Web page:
Epidemiological studies have consistently shown that the incidence of Parkinson's disease (PD) is reduced in smokers. However, the mechanism by which smoking acts to reduce the incidence of PD remains unknown. Our earlier studies have demonstrated that dopamine (DA) blockade promotes increased activity of the inhibitory, indirect pathway leading to learned inhibition of movement, a phenomenon that we term 'aberrant motor learning.'In this application, we aim to test the hypothesis that chronic nicotine by desensitizing ?2-containing nAChRs, prevents such aberrant learning and lessens PD symptoms.
Specific Aim 1 will dissociate whether ?2 deactivation on DA neurons is sufficient to block aberrant motor learning and whether the specific deletion of this population of ?2-containing nAChRs prevents the initial acquisition of aberrant learning during DA receptor blockade or facilitates the acquisition of new learning once DA signaling is restored.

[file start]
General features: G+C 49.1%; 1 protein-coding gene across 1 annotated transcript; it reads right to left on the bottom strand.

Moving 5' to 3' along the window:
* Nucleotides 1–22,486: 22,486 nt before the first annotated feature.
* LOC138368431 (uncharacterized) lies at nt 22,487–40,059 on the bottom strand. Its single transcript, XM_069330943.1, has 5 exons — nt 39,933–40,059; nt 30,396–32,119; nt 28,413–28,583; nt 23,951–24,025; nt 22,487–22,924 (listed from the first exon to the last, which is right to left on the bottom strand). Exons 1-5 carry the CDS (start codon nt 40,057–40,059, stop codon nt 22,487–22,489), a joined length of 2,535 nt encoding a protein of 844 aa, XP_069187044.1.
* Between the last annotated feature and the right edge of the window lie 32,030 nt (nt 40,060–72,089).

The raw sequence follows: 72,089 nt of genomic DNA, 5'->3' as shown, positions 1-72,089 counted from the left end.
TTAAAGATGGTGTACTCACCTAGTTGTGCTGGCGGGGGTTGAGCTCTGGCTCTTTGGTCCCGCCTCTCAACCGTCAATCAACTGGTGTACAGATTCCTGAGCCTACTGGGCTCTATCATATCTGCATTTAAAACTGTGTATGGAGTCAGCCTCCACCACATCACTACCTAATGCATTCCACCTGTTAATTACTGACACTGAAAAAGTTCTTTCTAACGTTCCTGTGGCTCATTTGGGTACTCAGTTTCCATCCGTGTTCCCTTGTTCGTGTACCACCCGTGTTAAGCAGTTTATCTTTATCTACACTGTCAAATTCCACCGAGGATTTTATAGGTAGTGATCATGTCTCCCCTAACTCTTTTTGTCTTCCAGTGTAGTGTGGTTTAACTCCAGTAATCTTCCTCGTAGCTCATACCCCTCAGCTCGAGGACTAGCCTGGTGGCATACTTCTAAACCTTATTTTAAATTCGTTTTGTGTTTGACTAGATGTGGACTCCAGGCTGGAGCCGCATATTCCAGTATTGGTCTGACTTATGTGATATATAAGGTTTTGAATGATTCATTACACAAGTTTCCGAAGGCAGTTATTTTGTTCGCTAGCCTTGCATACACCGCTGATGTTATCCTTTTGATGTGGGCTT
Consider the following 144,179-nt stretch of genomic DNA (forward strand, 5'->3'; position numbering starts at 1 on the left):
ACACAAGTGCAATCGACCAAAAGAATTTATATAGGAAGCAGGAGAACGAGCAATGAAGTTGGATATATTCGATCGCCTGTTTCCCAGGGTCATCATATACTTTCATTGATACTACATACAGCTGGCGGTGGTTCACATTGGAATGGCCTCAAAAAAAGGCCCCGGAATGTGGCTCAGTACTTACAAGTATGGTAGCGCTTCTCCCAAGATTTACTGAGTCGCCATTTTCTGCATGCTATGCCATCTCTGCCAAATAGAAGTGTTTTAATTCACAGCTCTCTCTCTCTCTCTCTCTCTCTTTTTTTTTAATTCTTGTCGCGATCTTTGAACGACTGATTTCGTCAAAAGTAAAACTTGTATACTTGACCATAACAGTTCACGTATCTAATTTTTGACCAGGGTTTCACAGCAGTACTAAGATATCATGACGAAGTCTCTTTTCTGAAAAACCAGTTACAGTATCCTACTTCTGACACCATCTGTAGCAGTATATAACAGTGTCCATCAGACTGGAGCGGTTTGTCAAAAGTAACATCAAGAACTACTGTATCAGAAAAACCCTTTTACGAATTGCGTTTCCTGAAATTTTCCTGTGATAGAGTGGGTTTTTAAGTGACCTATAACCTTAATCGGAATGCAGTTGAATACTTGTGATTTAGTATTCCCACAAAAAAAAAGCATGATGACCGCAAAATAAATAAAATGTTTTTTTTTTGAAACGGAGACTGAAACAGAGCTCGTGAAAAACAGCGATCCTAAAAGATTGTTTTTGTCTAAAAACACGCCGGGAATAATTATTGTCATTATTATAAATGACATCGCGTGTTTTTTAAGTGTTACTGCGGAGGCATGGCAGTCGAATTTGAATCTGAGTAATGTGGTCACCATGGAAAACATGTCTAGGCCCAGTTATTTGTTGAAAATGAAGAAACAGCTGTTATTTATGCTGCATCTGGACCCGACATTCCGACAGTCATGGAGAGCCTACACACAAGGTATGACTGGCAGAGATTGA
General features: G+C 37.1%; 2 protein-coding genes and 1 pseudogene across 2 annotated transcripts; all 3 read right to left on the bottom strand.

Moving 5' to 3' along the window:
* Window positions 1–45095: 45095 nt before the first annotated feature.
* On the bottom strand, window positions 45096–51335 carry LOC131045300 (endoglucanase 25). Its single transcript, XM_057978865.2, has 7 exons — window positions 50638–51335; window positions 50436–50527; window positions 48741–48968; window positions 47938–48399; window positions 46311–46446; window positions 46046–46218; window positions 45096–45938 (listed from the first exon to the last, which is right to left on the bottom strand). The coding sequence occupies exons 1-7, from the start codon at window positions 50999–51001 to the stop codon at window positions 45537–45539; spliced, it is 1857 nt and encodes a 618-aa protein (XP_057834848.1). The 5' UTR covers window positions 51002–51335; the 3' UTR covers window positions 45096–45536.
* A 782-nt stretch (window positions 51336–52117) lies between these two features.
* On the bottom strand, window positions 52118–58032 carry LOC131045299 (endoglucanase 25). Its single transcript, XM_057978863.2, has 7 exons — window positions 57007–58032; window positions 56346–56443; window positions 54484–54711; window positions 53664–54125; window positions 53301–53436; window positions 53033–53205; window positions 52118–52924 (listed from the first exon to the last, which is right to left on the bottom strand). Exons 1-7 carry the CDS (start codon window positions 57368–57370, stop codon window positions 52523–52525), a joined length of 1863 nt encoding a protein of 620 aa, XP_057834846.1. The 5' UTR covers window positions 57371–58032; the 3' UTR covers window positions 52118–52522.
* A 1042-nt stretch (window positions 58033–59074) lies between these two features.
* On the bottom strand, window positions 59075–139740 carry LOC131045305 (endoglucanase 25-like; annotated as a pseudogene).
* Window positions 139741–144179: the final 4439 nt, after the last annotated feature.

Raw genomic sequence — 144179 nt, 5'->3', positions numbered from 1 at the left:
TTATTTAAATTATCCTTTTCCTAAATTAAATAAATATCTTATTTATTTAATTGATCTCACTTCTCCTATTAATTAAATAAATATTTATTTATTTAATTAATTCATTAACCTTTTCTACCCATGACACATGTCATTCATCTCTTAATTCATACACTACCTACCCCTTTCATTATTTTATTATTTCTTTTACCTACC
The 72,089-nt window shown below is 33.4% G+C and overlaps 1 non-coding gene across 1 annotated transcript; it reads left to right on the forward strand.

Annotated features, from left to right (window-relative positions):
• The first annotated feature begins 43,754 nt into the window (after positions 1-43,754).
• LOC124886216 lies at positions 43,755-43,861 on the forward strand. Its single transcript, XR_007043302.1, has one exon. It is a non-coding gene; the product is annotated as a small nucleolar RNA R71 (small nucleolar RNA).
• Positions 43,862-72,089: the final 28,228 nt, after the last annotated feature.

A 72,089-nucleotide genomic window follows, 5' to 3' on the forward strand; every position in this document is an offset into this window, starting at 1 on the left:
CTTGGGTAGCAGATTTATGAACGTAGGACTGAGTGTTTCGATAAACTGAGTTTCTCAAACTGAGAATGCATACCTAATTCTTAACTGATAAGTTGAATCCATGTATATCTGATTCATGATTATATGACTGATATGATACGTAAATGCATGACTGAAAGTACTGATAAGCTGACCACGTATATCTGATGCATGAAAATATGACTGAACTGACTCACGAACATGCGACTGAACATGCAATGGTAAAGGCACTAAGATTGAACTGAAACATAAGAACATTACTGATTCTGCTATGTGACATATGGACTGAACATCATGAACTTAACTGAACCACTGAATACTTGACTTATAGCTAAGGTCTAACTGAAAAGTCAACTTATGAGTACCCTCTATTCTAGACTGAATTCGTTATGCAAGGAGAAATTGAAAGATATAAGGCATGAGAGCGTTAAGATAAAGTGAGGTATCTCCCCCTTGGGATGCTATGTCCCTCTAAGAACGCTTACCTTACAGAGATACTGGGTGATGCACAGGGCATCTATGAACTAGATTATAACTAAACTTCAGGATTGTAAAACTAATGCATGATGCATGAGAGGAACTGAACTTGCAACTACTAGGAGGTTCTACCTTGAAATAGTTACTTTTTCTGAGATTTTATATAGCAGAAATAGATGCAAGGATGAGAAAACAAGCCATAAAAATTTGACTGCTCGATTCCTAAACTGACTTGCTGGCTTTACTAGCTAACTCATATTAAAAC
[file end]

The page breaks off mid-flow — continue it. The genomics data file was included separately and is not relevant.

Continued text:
Specific Aim 2 will delineate the mechanism by which chronic nicotine, acting via ?2-containing nAChRs, blocks aberrant learning. Given that nicotine administered over a period of time significantly alters DA release, we will test the hypothesis that such adaptive changes have protective effects against aberrant synaptic plasticity induced by DA blockade.
Chronic nicotine is protective against Parkinson's disease symptoms. We will test the hypothesis that chronic nicotine mitigates aberrant corticostriatal plasticity and aberrant motor learning induced by dopamine denervation.
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|Koranda, Jessica L; Cone, Jackson J; McGehee, Daniel S et al. (2014) Nicotinic receptors regulate the dynamic range of dopamine release in vivo. J Neurophysiol 111:103-11|